Recently we reviewed the surgically treated cases of hyperthyroidism at the North Carolina Baptist Hospital. Since the period covered was 1950 to 1959, it allowed an evaluation of operation as one method of treatment of this disease, the management of which in recent years has been extended to include chemotherapeutic and radioisotope techniques.6,9,10,16,20,22 Especially in view of the ever-increasing use of radioactive iodine, it was thought desirable that the facts about the cases treated operatively be presented in the hope that the future evaluation of these methods will be aided by such reviews.1,2,7, 14,19,21,23 Ninety-six per cent of the cases were followed.
Diagnosis was made from classical symptoms and signs and aided by the laboratory tests such as basal metabolism rate, serum protein-bound iodine, and radioactive iodine uptake.11 For simplicity's sake, the cases were broken down under the headings of (1) hyperthyroidism with exophthalmos and with or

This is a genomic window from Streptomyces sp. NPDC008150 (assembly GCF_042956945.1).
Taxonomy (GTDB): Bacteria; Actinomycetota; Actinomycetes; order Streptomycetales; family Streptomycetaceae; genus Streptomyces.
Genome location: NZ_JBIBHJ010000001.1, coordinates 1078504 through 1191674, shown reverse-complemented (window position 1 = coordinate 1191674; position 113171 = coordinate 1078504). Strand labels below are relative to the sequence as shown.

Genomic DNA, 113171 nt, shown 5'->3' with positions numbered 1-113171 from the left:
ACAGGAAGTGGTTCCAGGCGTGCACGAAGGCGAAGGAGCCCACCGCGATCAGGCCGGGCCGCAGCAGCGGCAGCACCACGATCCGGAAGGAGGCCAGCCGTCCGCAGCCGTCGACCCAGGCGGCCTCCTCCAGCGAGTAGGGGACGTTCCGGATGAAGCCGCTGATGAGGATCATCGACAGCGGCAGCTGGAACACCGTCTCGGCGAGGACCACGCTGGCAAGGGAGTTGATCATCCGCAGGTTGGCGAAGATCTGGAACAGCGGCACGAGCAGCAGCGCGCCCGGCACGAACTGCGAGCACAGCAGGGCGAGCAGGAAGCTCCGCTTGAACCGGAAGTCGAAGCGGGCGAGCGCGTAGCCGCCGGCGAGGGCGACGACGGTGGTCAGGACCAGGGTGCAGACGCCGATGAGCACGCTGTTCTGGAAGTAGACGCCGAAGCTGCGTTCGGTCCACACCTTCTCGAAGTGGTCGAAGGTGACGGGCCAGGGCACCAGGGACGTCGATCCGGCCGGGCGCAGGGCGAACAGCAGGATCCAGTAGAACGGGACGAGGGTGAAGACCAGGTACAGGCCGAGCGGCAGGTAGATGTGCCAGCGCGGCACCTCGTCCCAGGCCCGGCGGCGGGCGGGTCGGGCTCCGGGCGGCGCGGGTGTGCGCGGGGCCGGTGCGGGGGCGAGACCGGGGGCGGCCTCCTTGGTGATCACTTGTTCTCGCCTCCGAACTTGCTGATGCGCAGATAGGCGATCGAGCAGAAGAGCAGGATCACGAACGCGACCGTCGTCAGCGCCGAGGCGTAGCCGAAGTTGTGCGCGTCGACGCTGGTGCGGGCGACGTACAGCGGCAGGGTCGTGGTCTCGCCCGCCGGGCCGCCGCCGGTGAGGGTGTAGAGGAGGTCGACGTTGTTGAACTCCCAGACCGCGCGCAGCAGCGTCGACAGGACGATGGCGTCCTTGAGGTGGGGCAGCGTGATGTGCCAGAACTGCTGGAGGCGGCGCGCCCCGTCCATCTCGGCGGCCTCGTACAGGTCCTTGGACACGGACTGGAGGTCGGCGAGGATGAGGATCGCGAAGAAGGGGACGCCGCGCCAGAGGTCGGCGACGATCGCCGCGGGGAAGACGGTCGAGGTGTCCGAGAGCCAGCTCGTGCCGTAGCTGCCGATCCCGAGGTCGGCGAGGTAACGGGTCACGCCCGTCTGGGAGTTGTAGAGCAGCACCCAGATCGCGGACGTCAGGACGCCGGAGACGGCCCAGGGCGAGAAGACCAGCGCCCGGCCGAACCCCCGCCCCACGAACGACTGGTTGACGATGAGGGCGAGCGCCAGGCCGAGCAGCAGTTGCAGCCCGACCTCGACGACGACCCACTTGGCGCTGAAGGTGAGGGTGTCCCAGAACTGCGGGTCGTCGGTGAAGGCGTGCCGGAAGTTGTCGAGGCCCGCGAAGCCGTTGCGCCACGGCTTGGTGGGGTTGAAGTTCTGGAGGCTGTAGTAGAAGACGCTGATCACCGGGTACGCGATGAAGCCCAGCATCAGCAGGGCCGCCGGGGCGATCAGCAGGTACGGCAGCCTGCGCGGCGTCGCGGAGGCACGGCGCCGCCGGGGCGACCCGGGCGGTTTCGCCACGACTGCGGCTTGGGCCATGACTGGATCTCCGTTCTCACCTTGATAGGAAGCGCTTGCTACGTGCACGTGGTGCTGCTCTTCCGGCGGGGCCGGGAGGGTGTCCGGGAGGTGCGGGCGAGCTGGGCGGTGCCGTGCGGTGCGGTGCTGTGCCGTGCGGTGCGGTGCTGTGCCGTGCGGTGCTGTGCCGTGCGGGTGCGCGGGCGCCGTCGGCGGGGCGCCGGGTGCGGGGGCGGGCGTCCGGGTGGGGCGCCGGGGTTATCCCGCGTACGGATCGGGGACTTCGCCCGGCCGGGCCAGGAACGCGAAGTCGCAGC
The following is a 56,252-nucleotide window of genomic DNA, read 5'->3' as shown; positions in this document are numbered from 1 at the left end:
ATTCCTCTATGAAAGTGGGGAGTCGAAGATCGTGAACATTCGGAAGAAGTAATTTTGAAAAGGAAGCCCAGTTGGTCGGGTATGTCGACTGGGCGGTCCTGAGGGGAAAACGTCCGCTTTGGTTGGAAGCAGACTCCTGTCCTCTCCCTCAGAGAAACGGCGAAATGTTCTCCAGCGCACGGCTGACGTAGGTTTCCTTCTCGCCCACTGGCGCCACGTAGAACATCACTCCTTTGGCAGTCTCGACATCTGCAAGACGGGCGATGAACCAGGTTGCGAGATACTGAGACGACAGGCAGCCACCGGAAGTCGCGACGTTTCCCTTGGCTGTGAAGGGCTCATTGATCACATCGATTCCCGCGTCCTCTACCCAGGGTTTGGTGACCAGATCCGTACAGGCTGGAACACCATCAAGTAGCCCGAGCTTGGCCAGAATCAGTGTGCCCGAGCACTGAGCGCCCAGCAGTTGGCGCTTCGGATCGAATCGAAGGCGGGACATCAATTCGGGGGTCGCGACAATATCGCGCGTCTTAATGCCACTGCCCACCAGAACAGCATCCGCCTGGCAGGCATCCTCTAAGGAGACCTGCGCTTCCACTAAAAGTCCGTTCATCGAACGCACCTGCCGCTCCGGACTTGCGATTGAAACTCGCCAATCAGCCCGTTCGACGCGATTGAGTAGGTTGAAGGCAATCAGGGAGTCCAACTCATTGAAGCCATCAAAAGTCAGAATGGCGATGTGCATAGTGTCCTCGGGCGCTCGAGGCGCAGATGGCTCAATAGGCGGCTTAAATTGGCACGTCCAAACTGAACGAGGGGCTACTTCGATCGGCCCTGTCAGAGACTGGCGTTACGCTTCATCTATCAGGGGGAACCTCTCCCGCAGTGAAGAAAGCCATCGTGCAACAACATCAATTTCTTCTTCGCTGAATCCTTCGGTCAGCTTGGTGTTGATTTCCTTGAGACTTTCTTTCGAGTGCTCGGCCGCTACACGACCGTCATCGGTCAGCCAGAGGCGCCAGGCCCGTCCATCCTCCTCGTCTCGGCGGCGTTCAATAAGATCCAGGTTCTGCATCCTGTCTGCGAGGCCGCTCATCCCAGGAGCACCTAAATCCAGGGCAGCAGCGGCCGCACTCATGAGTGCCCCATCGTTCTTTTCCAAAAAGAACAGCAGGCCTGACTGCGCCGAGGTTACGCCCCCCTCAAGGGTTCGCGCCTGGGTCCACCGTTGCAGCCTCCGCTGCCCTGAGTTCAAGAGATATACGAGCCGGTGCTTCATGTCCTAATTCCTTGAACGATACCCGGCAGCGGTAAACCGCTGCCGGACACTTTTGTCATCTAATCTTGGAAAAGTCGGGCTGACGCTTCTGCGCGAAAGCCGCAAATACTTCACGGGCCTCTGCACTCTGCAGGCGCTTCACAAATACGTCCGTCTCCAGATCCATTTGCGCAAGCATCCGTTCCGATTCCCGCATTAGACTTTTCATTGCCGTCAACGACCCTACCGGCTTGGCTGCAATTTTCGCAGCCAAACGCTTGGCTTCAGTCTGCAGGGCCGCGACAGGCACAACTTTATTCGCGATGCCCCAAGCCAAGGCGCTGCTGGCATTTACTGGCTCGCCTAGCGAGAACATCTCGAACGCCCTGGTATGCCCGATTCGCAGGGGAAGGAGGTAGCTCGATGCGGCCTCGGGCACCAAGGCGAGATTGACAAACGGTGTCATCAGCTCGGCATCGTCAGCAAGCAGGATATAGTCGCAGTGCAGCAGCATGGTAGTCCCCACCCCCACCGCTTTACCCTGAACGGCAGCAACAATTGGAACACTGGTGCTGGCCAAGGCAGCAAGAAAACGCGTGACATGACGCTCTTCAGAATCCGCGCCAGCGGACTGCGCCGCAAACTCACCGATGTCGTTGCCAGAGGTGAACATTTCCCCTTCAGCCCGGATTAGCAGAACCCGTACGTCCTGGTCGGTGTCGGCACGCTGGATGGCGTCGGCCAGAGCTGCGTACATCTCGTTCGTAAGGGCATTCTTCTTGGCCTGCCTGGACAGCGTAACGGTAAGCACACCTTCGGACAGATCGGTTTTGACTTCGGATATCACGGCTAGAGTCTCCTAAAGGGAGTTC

HARRY J. METROPOL, RICHARD T. MYERS. HyperthyroidismA Review of 277 Surgically Treated Cases. Arch Surg. 1962;84(6):615–618. doi:10.1001/archsurg.1962.01300240019003